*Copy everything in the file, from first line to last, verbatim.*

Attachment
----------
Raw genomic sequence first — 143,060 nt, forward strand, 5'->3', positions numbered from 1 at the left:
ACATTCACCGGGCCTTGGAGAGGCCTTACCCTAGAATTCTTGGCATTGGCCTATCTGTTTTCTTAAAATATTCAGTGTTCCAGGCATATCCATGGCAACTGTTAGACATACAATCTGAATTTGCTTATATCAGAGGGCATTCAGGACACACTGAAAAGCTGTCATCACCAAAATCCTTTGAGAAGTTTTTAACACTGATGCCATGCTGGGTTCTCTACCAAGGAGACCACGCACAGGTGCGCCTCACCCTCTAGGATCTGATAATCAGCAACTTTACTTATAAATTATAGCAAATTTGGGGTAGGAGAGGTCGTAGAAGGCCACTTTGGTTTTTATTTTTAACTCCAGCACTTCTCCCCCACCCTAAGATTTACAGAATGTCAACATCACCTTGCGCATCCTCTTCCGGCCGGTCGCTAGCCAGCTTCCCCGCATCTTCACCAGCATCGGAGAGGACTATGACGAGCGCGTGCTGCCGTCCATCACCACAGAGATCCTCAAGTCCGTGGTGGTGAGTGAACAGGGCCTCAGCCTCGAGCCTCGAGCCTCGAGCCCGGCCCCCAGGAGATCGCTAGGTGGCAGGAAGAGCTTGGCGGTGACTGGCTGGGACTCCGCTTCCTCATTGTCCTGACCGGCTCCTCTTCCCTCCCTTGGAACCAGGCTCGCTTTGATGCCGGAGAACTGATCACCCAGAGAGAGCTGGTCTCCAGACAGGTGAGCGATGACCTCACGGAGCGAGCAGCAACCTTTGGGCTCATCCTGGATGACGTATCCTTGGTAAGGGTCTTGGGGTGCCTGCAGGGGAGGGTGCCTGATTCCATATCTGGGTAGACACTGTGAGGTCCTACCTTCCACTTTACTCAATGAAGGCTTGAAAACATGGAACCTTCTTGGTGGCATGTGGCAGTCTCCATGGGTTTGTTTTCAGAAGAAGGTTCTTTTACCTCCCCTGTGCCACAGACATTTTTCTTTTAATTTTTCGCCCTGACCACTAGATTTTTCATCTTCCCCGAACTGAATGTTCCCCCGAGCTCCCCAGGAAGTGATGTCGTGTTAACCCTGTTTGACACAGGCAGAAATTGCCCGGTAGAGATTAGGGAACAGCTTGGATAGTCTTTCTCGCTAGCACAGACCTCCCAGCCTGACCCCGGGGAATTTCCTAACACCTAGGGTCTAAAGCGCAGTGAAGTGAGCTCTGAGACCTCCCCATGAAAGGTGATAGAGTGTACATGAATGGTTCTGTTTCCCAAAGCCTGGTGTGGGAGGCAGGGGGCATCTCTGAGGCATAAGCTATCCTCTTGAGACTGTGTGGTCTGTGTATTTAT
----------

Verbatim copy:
Raw genomic sequence first — 143,060 nt, forward strand, 5'->3', positions numbered from 1 at the left:
ACATTCACCGGGCCTTGGAGAGGCCTTACCCTAGAATTCTTGGCATTGGCCTATCTGTTTTCTTAAAATATTCAGTGTTCCAGGCATATCCATGGCAACTGTTAGACATACAATCTGAATTTGCTTATATCAGAGGGCATTCAGGACACACTGAAAAGCTGTCATCACCAAAATCCTTTGAGAAGTTTTTAACACTGATGCCATGCTGGGTTCTCTACCAAGGAGACCACGCACAGGTGCGCCTCACCCTCTAGGATCTGATAATCAGCAACTTTACTTATAAATTATAGCAAATTTGGGGTAGGAGAGGTCGTAGAAGGCCACTTTGGTTTTTATTTTTAACTCCAGCACTTCTCCCCCACCCTAAGATTTACAGAATGTCAACATCACCTTGCGCATCCTCTTCCGGCCGGTCGCTAGCCAGCTTCCCCGCATCTTCACCAGCATCGGAGAGGACTATGACGAGCGCGTGCTGCCGTCCATCACCACAGAGATCCTCAAGTCCGTGGTGGTGAGTGAACAGGGCCTCAGCCTCGAGCCTCGAGCCTCGAGCCCGGCCCCCAGGAGATCGCTAGGTGGCAGGAAGAGCTTGGCGGTGACTGGCTGGGACTCCGCTTCCTCATTGTCCTGACCGGCTCCTCTTCCCTCCCTTGGAACCAGGCTCGCTTTGATGCCGGAGAACTGATCACCCAGAGAGAGCTGGTCTCCAGACAGGTGAGCGATGACCTCACGGAGCGAGCAGCAACCTTTGGGCTCATCCTGGATGACGTATCCTTGGTAAGGGTCTTGGGGTGCCTGCAGGGGAGGGTGCCTGATTCCATATCTGGGTAGACACTGTGAGGTCCTACCTTCCACTTTACTCAATGAAGGCTTGAAAACATGGAACCTTCTTGGTGGCATGTGGCAGTCTCCATGGGTTTGTTTTCAGAAGAAGGTTCTTTTACCTCCCCTGTGCCACAGACATTTTTCTTTTAATTTTTCGCCCTGACCACTAGATTTTTCATCTTCCCCGAACTGAATGTTCCCCCGAGCTCCCCAGGAAGTGATGTCGTGTTAACCCTGTTTGACACAGGCAGAAATTGCCCGGTAGAGATTAGGGAACAGCTTGGATAGTCTTTCTCGCTAGCACAGACCTCCCAGCCTGACCCCGGGGAATTTCCTAACACCTAGGGTCTAAAGCGCAGTGAAGTGAGCTCTGAGACCTCCCCATGAAAGGTGATAGAGTGTACATGAATGGTTCTGTTTCCCAAAGCCTGGTGTGGGAGGCAGGGGGCATCTCTGAGGCATAAGCTATCCTCTTGAGACTGTGTGGTCTGTGTATTTAT